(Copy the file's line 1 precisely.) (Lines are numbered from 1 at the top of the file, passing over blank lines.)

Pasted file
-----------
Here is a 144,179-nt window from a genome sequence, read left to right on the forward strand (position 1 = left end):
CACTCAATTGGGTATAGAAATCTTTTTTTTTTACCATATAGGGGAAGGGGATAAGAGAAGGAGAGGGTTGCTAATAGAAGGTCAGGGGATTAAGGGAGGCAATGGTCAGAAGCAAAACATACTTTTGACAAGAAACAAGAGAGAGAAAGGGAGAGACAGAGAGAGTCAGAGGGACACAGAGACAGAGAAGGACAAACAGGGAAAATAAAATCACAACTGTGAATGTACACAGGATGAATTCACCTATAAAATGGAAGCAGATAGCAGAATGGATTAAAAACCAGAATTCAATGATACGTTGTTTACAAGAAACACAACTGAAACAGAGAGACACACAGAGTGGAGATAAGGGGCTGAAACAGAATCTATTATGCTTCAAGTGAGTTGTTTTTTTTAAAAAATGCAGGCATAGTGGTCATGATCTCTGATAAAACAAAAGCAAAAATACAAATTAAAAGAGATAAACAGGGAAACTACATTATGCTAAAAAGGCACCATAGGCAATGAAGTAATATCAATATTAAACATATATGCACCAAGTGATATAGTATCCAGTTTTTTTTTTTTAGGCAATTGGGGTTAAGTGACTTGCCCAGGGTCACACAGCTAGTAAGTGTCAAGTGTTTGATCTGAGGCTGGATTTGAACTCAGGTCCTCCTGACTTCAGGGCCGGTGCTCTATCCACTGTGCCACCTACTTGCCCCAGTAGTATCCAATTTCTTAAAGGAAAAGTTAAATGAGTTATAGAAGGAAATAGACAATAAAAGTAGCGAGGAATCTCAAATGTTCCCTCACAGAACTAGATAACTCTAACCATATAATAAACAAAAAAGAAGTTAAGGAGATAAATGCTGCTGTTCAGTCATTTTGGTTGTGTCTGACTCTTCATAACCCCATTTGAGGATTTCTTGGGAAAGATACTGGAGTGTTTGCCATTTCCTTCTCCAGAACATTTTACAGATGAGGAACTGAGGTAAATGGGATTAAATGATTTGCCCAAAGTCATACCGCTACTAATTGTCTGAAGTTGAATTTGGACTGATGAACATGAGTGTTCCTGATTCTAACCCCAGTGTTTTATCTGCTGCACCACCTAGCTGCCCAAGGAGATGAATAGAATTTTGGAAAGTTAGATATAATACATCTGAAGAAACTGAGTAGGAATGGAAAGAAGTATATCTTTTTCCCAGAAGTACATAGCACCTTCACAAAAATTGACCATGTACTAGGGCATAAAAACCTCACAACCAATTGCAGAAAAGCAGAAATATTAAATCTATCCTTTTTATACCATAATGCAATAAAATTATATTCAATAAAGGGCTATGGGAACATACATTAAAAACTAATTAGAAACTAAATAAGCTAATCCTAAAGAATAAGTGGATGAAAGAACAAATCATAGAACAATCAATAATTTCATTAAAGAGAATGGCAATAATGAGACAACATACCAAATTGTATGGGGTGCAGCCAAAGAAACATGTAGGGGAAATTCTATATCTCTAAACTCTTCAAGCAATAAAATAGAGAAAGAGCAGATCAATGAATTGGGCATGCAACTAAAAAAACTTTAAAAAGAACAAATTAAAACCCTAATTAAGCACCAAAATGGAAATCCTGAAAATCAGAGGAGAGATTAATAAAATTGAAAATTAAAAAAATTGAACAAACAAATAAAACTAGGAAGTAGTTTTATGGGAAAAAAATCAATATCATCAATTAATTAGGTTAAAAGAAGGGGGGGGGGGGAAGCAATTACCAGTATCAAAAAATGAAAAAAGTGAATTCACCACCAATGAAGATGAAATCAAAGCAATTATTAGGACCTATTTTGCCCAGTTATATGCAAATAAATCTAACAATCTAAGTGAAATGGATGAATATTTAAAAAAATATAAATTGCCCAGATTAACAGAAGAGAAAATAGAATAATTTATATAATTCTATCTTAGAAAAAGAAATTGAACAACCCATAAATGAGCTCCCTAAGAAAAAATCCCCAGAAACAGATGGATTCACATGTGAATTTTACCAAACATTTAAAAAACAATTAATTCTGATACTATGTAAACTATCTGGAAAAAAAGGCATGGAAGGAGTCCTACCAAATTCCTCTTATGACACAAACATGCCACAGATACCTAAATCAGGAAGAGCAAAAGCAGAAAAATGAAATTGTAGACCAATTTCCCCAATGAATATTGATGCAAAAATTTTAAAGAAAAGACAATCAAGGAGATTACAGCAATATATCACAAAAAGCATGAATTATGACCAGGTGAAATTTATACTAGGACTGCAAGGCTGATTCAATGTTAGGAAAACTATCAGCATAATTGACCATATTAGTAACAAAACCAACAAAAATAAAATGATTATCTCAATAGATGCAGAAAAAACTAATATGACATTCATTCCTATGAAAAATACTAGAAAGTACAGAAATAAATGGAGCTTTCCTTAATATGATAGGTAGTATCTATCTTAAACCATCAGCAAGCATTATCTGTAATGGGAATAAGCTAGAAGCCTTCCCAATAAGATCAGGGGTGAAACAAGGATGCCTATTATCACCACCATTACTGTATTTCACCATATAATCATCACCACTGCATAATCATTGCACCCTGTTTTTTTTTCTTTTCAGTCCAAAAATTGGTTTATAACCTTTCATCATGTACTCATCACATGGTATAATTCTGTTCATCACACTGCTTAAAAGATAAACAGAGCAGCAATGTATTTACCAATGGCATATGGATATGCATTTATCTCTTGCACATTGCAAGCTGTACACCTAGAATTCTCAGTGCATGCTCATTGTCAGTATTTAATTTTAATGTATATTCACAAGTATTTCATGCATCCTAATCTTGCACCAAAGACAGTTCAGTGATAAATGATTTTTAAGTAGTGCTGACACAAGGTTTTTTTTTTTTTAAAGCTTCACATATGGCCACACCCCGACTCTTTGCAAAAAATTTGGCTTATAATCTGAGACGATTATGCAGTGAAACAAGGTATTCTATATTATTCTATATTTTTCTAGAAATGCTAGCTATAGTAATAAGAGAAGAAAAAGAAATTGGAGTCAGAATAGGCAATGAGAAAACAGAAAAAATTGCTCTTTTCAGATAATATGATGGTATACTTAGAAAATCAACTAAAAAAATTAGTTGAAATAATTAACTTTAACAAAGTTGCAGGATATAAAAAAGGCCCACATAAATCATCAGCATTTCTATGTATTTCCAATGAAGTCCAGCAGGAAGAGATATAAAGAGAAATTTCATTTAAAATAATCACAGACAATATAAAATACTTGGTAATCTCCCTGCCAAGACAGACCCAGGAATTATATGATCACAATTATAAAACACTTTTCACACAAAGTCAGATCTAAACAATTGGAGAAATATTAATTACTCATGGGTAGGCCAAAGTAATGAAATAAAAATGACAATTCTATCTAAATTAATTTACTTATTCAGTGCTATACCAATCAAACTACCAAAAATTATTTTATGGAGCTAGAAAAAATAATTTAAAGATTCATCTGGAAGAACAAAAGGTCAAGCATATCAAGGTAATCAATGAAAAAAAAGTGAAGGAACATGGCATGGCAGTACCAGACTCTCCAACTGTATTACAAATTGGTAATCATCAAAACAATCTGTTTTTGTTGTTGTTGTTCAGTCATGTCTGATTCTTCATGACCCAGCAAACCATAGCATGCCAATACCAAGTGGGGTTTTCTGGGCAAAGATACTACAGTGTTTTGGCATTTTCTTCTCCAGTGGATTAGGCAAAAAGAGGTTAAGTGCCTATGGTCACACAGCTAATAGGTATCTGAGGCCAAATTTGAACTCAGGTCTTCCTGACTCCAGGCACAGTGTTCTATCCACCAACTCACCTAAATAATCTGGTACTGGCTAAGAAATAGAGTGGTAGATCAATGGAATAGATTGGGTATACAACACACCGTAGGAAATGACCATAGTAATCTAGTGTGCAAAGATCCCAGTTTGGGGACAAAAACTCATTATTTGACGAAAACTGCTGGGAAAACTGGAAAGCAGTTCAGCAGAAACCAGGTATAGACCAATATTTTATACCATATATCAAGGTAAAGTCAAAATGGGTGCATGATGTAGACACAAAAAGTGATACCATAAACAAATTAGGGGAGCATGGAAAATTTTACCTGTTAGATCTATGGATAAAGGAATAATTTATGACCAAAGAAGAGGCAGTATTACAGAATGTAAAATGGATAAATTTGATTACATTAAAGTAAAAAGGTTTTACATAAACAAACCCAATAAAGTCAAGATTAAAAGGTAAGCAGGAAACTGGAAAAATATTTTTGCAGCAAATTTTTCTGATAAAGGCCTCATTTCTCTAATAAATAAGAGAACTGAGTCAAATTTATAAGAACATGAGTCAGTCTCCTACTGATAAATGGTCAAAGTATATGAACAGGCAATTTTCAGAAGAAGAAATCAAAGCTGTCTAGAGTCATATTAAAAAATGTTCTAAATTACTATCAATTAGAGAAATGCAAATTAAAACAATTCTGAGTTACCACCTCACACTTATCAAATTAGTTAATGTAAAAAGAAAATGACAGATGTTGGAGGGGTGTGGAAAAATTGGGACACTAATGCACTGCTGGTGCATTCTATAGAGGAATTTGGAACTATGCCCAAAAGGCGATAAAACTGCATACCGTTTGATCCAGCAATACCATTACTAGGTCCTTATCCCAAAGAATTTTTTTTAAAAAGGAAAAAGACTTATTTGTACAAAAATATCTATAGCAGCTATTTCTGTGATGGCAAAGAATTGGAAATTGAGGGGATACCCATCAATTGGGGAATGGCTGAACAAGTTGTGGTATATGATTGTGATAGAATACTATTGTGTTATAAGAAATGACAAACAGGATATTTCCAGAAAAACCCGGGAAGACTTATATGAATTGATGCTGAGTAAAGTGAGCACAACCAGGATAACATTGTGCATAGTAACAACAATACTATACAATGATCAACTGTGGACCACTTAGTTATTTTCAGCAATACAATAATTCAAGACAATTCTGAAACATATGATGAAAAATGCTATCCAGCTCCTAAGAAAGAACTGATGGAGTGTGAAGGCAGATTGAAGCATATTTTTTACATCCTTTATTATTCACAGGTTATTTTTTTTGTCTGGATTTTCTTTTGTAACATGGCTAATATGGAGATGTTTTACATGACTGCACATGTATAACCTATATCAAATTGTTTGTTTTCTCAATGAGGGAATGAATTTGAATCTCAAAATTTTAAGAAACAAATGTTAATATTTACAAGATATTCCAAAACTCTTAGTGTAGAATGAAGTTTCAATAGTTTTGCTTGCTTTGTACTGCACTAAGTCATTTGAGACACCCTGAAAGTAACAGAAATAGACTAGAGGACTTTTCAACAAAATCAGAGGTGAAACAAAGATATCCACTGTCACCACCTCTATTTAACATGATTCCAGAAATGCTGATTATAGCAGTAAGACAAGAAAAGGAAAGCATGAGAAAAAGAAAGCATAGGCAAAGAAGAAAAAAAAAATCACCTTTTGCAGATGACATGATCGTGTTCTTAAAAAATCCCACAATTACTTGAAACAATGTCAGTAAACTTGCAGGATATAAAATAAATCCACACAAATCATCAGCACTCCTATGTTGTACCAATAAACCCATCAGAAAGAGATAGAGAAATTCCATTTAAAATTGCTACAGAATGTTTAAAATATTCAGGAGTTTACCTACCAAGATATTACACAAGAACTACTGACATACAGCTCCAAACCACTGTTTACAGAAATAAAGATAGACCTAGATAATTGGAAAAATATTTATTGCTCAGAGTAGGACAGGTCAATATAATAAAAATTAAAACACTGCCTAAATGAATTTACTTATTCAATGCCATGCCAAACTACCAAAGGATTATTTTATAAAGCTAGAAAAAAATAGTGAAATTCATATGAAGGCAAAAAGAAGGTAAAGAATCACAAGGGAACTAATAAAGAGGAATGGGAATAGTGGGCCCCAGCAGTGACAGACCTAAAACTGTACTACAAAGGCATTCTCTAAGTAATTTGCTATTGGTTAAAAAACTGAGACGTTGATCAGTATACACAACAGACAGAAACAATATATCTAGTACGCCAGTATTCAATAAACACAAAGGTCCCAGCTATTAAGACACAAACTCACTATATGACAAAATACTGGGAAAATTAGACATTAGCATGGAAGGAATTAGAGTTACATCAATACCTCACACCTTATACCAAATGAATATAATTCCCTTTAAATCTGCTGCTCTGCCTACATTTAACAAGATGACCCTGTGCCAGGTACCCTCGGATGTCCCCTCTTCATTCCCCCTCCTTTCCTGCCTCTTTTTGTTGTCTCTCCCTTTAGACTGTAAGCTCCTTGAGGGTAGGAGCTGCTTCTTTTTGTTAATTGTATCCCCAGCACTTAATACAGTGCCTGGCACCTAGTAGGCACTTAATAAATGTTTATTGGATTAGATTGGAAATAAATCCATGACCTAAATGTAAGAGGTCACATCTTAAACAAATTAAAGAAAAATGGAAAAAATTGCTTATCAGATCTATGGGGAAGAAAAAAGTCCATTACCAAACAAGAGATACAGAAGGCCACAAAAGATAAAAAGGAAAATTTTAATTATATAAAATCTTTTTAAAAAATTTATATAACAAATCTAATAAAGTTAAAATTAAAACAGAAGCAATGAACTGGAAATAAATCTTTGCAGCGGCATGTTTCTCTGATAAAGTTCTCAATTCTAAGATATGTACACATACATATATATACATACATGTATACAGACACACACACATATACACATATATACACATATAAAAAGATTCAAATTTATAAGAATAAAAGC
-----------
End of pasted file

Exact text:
Here is a 144,179-nt window from a genome sequence, read left to right on the forward strand (position 1 = left end):